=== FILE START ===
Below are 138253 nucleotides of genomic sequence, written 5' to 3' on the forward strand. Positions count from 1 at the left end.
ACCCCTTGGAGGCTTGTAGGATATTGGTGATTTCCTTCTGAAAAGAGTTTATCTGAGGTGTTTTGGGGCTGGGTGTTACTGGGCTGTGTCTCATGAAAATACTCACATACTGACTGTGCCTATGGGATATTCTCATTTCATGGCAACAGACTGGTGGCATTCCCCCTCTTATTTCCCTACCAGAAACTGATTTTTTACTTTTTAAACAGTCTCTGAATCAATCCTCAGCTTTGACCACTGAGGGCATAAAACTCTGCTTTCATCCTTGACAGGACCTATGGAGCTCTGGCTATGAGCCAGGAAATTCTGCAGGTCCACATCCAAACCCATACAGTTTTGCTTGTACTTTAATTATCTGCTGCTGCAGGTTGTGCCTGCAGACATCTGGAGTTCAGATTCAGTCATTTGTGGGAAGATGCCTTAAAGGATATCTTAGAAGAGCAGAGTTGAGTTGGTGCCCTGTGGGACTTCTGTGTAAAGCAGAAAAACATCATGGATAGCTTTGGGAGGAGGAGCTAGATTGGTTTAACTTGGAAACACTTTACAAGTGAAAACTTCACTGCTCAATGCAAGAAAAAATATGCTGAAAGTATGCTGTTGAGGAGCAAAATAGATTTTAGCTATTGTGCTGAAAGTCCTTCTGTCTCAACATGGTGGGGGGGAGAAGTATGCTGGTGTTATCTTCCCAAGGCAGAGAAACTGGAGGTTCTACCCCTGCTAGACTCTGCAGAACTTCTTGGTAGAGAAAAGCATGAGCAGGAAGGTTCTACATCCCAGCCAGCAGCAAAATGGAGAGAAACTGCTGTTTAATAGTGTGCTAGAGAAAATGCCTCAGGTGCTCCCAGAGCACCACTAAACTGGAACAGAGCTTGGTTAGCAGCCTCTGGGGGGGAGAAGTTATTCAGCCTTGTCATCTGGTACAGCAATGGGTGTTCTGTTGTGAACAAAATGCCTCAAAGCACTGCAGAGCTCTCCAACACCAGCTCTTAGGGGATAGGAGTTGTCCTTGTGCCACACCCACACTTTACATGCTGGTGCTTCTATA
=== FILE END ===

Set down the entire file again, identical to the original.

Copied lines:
Below are 138253 nucleotides of genomic sequence, written 5' to 3' on the forward strand. Positions count from 1 at the left end.
ACCCCTTGGAGGCTTGTAGGATATTGGTGATTTCCTTCTGAAAAGAGTTTATCTGAGGTGTTTTGGGGCTGGGTGTTACTGGGCTGTGTCTCATGAAAATACTCACATACTGACTGTGCCTATGGGATATTCTCATTTCATGGCAACAGACTGGTGGCATTCCCCCTCTTATTTCCCTACCAGAAACTGATTTTTTACTTTTTAAACAGTCTCTGAATCAATCCTCAGCTTTGACCACTGAGGGCATAAAACTCTGCTTTCATCCTTGACAGGACCTATGGAGCTCTGGCTATGAGCCAGGAAATTCTGCAGGTCCACATCCAAACCCATACAGTTTTGCTTGTACTTTAATTATCTGCTGCTGCAGGTTGTGCCTGCAGACATCTGGAGTTCAGATTCAGTCATTTGTGGGAAGATGCCTTAAAGGATATCTTAGAAGAGCAGAGTTGAGTTGGTGCCCTGTGGGACTTCTGTGTAAAGCAGAAAAACATCATGGATAGCTTTGGGAGGAGGAGCTAGATTGGTTTAACTTGGAAACACTTTACAAGTGAAAACTTCACTGCTCAATGCAAGAAAAAATATGCTGAAAGTATGCTGTTGAGGAGCAAAATAGATTTTAGCTATTGTGCTGAAAGTCCTTCTGTCTCAACATGGTGGGGGGGAGAAGTATGCTGGTGTTATCTTCCCAAGGCAGAGAAACTGGAGGTTCTACCCCTGCTAGACTCTGCAGAACTTCTTGGTAGAGAAAAGCATGAGCAGGAAGGTTCTACATCCCAGCCAGCAGCAAAATGGAGAGAAACTGCTGTTTAATAGTGTGCTAGAGAAAATGCCTCAGGTGCTCCCAGAGCACCACTAAACTGGAACAGAGCTTGGTTAGCAGCCTCTGGGGGGGAGAAGTTATTCAGCCTTGTCATCTGGTACAGCAATGGGTGTTCTGTTGTGAACAAAATGCCTCAAAGCACTGCAGAGCTCTCCAACACCAGCTCTTAGGGGATAGGAGTTGTCCTTGTGCCACACCCACACTTTACATGCTGGTGCTTCTATA